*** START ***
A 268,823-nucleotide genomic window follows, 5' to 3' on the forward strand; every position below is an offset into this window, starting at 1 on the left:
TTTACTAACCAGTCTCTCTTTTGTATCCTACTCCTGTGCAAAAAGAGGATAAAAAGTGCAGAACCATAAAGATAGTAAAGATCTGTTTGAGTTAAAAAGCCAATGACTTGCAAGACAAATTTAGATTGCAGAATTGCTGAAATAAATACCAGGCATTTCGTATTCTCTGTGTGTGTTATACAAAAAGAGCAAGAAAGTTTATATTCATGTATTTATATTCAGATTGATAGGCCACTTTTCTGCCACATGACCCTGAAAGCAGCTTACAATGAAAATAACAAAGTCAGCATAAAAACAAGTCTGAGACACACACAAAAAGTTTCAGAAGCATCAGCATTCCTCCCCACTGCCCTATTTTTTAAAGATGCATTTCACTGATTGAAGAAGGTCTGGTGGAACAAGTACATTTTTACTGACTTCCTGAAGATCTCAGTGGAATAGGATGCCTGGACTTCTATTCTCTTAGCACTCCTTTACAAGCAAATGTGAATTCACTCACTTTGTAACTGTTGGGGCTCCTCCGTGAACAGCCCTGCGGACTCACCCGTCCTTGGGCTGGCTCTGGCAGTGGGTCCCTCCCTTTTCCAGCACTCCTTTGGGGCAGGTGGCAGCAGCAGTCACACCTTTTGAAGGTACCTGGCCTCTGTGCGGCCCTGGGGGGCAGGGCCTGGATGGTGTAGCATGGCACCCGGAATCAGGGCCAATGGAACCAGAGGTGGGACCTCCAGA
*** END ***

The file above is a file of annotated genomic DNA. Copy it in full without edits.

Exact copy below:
A 268,823-nucleotide genomic window follows, 5' to 3' on the forward strand; every position below is an offset into this window, starting at 1 on the left:
TTTACTAACCAGTCTCTCTTTTGTATCCTACTCCTGTGCAAAAAGAGGATAAAAAGTGCAGAACCATAAAGATAGTAAAGATCTGTTTGAGTTAAAAAGCCAATGACTTGCAAGACAAATTTAGATTGCAGAATTGCTGAAATAAATACCAGGCATTTCGTATTCTCTGTGTGTGTTATACAAAAAGAGCAAGAAAGTTTATATTCATGTATTTATATTCAGATTGATAGGCCACTTTTCTGCCACATGACCCTGAAAGCAGCTTACAATGAAAATAACAAAGTCAGCATAAAAACAAGTCTGAGACACACACAAAAAGTTTCAGAAGCATCAGCATTCCTCCCCACTGCCCTATTTTTTAAAGATGCATTTCACTGATTGAAGAAGGTCTGGTGGAACAAGTACATTTTTACTGACTTCCTGAAGATCTCAGTGGAATAGGATGCCTGGACTTCTATTCTCTTAGCACTCCTTTACAAGCAAATGTGAATTCACTCACTTTGTAACTGTTGGGGCTCCTCCGTGAACAGCCCTGCGGACTCACCCGTCCTTGGGCTGGCTCTGGCAGTGGGTCCCTCCCTTTTCCAGCACTCCTTTGGGGCAGGTGGCAGCAGCAGTCACACCTTTTGAAGGTACCTGGCCTCTGTGCGGCCCTGGGGGGCAGGGCCTGGATGGTGTAGCATGGCACCCGGAATCAGGGCCAATGGAACCAGAGGTGGGACCTCCAGA